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Showing posts from December, 2015

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Dreaming of France: 29 Avenue Rapp

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Scrolling through my Instagram& finding this image, I’m surprised I haven’t shared this particular French door for Dreaming of France before. 29 Avenue Rapp boasts what might be the most famous door in Paris. It’s definitely one of the most beautiful.



Designed by Jules Lavirotte in 1901 it’s a striking example of Art Nouveau architecture and features the very risque sculpted Adam and Eve above the door. I first saw the building in the movie Gigi as the building where Gigi's Aunt Alicia lives and where Gigi goes for her lessons in how to catch the right man. Preferably someone rich like Gaston.

Naturally when Mark and I visited Paris, we had to pay the building a visit. What struck us about 29 Avenue Rapp was how many people just walk on by, as if were nothing special, just another old stone edifice, the door, just another entry. I think even if I lived on the block, even if I saw the building and its door every single day, I would still have to pause and take it in. Not a whole …

Resolution [essay]

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#NoNewYearsResolutionsResolutions
It’s that time of year. Over on my book to movie site, Chapter1-Take1, I should be making a list of my favorite screen adaptations of 2015. Ideally it should be a top ten list but five will do. I should definitely be creating a post titled the Ten Most Eagerly Awaited Film Adapations Coming in 2016. Or something like that. That’s a bit clunky but you get the idea. 

Here at past tense, perfect/imperfect where I’m mostly into memoir but sometimes venture into what is actually happening—or not happening—in my own life, I should be sharing my list of New Year’s Resolutions. My plans to exercise more, stick to a regular writing schedule, cook more creatively, be kinder to the people I love. 

But after a lifetime of resolves that dissolve with the dwindling of the setting sun, when it comes to resolutions I’ve learned if you don’t make ‘em, you can’t break ‘em.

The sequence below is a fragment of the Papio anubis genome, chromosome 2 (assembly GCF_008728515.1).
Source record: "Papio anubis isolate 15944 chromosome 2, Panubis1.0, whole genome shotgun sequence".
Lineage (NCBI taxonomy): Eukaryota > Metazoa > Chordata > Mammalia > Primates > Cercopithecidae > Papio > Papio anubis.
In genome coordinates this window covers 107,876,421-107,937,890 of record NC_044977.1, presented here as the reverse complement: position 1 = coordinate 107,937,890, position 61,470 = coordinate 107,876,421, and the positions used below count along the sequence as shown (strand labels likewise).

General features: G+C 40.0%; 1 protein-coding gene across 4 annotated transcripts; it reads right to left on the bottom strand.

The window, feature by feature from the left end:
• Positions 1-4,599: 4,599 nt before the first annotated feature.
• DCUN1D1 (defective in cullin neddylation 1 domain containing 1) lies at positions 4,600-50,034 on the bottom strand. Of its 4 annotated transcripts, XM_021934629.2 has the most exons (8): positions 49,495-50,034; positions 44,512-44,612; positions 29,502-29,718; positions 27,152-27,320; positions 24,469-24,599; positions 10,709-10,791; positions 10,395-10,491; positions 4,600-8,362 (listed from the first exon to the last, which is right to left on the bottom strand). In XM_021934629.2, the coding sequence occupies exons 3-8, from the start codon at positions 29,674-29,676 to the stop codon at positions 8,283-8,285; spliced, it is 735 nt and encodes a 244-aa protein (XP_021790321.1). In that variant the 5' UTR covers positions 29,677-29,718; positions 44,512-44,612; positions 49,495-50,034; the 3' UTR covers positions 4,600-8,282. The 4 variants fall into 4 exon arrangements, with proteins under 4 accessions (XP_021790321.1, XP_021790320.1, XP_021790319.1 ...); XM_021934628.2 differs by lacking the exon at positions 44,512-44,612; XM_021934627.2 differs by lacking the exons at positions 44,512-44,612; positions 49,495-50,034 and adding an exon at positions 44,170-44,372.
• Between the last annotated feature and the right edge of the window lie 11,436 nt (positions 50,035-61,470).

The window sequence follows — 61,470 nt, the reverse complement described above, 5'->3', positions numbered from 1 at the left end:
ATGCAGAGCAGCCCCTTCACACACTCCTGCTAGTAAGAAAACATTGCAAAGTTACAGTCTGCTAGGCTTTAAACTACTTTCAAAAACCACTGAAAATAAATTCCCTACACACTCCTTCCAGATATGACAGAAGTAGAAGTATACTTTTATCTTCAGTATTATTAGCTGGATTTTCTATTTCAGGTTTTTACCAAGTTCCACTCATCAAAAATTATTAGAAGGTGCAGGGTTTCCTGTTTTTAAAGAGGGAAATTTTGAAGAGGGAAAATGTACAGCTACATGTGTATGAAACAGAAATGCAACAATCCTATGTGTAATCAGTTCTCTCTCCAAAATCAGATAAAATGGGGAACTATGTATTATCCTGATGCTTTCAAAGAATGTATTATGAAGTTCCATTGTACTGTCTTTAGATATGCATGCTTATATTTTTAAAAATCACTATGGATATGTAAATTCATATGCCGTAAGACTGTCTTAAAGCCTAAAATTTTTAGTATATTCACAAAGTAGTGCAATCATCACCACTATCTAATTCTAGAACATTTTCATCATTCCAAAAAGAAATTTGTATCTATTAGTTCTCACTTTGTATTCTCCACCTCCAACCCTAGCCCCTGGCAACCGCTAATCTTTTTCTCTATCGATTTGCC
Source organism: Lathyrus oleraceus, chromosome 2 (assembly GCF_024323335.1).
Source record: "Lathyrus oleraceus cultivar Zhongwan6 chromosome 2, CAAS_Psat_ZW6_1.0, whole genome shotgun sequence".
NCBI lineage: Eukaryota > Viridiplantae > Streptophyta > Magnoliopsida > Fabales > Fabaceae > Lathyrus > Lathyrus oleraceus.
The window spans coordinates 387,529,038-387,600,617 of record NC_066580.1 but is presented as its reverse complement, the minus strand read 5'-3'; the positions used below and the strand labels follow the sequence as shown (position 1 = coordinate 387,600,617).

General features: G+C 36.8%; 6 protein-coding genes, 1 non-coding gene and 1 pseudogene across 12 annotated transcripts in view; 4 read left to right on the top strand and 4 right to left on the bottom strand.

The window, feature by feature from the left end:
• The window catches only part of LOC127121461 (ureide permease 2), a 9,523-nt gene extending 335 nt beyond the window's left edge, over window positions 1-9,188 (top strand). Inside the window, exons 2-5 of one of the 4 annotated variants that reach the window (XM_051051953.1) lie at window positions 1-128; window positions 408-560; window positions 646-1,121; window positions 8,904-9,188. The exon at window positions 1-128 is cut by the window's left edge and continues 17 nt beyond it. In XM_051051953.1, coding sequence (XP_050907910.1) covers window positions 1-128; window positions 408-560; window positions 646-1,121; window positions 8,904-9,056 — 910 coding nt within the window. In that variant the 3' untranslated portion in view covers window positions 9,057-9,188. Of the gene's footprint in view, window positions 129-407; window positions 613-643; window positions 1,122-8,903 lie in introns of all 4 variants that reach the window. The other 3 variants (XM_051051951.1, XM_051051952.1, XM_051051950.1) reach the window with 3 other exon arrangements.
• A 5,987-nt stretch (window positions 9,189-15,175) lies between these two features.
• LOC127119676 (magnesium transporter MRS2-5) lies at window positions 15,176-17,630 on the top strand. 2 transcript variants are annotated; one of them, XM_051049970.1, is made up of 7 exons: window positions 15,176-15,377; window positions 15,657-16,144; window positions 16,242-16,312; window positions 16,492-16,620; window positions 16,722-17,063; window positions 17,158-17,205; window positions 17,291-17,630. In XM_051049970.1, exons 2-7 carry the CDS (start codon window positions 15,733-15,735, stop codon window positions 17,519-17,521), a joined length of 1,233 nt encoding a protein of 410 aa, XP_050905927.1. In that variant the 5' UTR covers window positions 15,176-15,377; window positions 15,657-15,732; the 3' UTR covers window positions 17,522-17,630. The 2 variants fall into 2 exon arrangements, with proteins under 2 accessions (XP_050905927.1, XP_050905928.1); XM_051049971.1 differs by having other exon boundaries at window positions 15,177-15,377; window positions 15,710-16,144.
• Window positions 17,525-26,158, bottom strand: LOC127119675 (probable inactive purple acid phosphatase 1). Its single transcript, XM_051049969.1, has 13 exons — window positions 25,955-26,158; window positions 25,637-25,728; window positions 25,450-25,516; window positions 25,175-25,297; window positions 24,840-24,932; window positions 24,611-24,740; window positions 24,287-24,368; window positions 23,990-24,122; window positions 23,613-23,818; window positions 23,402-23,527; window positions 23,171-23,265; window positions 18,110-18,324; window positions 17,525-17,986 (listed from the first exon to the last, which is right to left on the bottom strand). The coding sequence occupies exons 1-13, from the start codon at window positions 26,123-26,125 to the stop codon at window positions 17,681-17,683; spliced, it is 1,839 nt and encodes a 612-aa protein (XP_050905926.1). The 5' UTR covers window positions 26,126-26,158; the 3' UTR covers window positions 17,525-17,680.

Instead, like Peggy Lee, “I’ll just keep dancing.” I’ll continue to indulge in what brings me joy and…

Dreaming of France: Is a trip in my future?

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I’m so used to looking back on this blog. Back on my own life. Back on my childhood, my adolescence, my multitude of careers. Back on old boyfriend’s and long-ago romances. Back on my mother’s life and her death, my own life as a mother. It seems I rarely look forward. Which, let’s be honest, can’t be an entirely good thing. It’s weird then that something from the past actually has me looking forward. 


Photo Source: freeinfosociety.com
Last Friday’s blog post about my recent discovery of my grandfather and my great-grandfather’s service in World War I has me actually planning for the future. Okay, planning is not quite right. But I am tooling around online, at least musing about a trip to both France and England. My British great-grandfather is buried in France, near to where he died at the Battle of Flers-Courcelette, in September of 1916. My grandfather fought in the same historic battle. Doing the quick math makes this coming September the 100th year anniversary and while I don’t kn…

Above Ground on the London Underground Day 11: WWI Heroes in My Family History

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I’m taking a virtual walking tour ‘above ground’ on the London Underground. Using my Tube guide and my fitbit® device, my goal is to walk at least 10,000 steps a day roughly following along the Underground route, reporting back here on Fridays with my findings. This is Day 11.
I feel like one of those quasi-detective types in a old-fashioned book. On the cover there’s a group of three people—two men and a woman is the usual mix—all leaning over an oak table covered with historical documents. A lamp casts its glow on a map, a few old photos, identity papers. A mystery is afoot!

After getting that initial email from my cousin Sean last week—up to now, a virtual stranger—suddenly I’m diving into my family’s British history, pulling old photos and clippings out of worn manilla envelopes. Trying to piece the past together. Last week I learned that my grandfather, who I was vaguely aware had served in World War I, was wounded three times in the Great War. At Ypres, Flers and lastly at Gallipo…